The Gothic sack of Rome in 410 is the well known impetus for one of the great masterpieces of Christian theology. But what was Augustine preaching while he wrote The City of God? What did he say as Hippo was being overrun with wealthy Italian refugees and the Barbarians stood outside the city gates? In this paper I seek to answer those questions. First, I set the historical scene, and then offer a rhetorical examination of several of the key sermons from Augustine’s often neglected collection of sermons on the Gospel of John preached in 417.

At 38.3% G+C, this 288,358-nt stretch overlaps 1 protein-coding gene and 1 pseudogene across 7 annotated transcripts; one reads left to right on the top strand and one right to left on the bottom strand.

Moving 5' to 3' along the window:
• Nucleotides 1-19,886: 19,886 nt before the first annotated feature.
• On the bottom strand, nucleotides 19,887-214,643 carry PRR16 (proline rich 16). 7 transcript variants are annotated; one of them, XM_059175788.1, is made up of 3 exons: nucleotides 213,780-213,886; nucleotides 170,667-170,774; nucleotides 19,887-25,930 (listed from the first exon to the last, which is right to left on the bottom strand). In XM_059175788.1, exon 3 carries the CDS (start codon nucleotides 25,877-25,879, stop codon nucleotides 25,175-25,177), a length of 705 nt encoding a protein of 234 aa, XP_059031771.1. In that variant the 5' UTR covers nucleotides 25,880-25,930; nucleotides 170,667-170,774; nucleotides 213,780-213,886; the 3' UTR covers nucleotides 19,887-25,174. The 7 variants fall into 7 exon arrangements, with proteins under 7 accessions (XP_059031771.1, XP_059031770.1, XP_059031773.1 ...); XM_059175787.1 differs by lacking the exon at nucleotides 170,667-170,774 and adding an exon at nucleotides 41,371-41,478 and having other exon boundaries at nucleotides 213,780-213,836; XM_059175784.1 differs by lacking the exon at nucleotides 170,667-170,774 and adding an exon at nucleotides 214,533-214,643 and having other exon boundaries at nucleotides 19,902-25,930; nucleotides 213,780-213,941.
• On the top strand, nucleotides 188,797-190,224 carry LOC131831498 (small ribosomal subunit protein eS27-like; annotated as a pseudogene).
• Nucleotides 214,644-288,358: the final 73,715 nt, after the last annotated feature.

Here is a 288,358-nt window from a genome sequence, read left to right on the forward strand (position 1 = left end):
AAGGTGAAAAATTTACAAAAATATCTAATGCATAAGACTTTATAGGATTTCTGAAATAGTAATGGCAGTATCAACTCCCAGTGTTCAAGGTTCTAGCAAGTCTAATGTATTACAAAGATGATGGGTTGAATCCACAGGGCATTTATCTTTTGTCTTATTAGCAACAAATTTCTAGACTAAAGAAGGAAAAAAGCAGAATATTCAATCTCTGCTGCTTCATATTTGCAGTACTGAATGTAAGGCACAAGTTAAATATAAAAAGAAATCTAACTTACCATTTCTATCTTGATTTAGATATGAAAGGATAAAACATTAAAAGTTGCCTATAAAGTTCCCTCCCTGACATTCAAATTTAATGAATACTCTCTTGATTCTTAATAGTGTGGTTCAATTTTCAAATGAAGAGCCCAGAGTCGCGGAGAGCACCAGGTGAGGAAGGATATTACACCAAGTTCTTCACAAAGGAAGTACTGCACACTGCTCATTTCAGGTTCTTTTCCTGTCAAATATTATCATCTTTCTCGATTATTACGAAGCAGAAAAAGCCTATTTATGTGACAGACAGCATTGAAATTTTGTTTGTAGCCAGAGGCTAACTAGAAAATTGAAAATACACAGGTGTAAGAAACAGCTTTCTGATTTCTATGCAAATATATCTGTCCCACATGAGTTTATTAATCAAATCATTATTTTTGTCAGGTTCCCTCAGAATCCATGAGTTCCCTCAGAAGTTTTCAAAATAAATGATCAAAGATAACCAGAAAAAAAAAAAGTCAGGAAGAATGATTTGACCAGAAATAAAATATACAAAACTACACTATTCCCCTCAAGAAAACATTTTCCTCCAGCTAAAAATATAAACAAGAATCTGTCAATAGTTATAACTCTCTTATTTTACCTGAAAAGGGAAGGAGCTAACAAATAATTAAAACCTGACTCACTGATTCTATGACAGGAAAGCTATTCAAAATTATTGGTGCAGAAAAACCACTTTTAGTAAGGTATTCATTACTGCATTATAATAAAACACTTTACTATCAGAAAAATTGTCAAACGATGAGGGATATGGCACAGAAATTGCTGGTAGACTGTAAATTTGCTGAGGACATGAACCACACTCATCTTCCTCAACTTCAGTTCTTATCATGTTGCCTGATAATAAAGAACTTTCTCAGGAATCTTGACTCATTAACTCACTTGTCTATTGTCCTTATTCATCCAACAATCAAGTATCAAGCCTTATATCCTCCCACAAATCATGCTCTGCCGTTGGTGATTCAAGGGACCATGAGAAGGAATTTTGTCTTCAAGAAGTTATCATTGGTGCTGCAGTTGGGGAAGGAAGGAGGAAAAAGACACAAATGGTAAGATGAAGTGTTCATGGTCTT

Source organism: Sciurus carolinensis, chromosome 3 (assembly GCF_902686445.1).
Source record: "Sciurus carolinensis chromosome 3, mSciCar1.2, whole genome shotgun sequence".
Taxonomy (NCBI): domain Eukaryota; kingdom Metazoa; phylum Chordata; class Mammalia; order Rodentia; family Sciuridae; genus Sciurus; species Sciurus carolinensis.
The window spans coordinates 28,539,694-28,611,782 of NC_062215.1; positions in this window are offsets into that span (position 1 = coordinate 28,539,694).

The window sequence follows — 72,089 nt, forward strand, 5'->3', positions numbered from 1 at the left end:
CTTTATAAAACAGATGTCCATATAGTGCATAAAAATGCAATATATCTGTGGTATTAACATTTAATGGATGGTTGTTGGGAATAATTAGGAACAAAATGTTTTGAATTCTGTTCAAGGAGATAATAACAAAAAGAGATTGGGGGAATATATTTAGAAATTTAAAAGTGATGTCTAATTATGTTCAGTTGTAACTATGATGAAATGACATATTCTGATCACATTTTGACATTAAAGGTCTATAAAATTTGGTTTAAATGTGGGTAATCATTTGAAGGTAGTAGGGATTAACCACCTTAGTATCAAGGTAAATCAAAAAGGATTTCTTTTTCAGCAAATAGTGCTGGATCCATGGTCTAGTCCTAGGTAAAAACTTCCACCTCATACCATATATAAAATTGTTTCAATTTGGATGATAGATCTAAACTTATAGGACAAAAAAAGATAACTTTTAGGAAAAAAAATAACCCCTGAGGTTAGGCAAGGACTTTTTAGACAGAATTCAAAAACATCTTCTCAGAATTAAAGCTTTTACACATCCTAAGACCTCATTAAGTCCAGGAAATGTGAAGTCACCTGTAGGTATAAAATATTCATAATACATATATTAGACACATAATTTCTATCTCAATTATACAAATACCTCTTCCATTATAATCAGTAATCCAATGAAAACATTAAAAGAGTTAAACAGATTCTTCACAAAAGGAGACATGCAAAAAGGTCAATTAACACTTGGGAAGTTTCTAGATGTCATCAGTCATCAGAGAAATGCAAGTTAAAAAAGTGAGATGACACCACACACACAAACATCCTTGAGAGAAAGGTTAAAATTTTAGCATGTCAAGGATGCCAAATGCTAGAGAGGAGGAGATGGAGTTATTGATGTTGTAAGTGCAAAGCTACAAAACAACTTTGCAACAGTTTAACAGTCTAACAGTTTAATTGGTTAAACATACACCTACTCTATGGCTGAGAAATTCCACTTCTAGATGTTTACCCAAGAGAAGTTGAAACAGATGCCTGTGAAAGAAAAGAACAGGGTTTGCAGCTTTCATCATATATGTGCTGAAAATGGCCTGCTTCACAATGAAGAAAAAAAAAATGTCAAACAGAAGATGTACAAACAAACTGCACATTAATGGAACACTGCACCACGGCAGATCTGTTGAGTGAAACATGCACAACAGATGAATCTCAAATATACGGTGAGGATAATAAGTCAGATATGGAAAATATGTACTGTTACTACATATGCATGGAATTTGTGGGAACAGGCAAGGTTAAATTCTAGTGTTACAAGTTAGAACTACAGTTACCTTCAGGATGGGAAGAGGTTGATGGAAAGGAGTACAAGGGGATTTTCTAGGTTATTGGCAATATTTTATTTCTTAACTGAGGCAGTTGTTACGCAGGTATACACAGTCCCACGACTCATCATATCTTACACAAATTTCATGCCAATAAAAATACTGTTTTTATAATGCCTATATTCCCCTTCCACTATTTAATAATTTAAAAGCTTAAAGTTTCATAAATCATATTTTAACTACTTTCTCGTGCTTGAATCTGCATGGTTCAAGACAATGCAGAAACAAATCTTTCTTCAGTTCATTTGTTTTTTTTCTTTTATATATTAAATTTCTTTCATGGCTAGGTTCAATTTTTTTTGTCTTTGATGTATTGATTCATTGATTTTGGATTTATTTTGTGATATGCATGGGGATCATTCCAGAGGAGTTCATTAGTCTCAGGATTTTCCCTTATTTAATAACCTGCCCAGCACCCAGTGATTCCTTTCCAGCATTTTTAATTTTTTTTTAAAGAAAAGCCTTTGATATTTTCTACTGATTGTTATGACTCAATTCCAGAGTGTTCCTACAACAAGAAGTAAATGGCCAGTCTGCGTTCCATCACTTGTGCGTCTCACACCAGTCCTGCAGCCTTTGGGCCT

There is a vast amount of scholarly literature on Augustine, yet his sermons receive surprisingly little attention. James O’Donnell in the Cambridge Companion to Augustine says, almost dismissively, that his preaching had a “short and scrappy focus on issues of pastoral urgency.” With the fall of Rome and the assumed collapse of society, one would imagine a certain pastoral urgency. Yet, the sermons also reveal that Augustine had to deal with other pastoral problems: distracted listeners, a widely diverse audience who found deep spiritual reflection difficult or undesirable, and many who preferred superstitious practices, pagan feasts and the word of astrologers rather than the word of their Bishop. Yet, through it all, Augustine’s sermons are marked by a deep and profound love for Christ, love for those redeemed by Christ’s blood, and a love for Christ’s flock that had been entrusted to him. The sermons are marked by a deep desire to see the congregation grow spiritually. While the Roman Empire crumbled, Augustine labored to build Christ’s kingdom, one sermon at a time.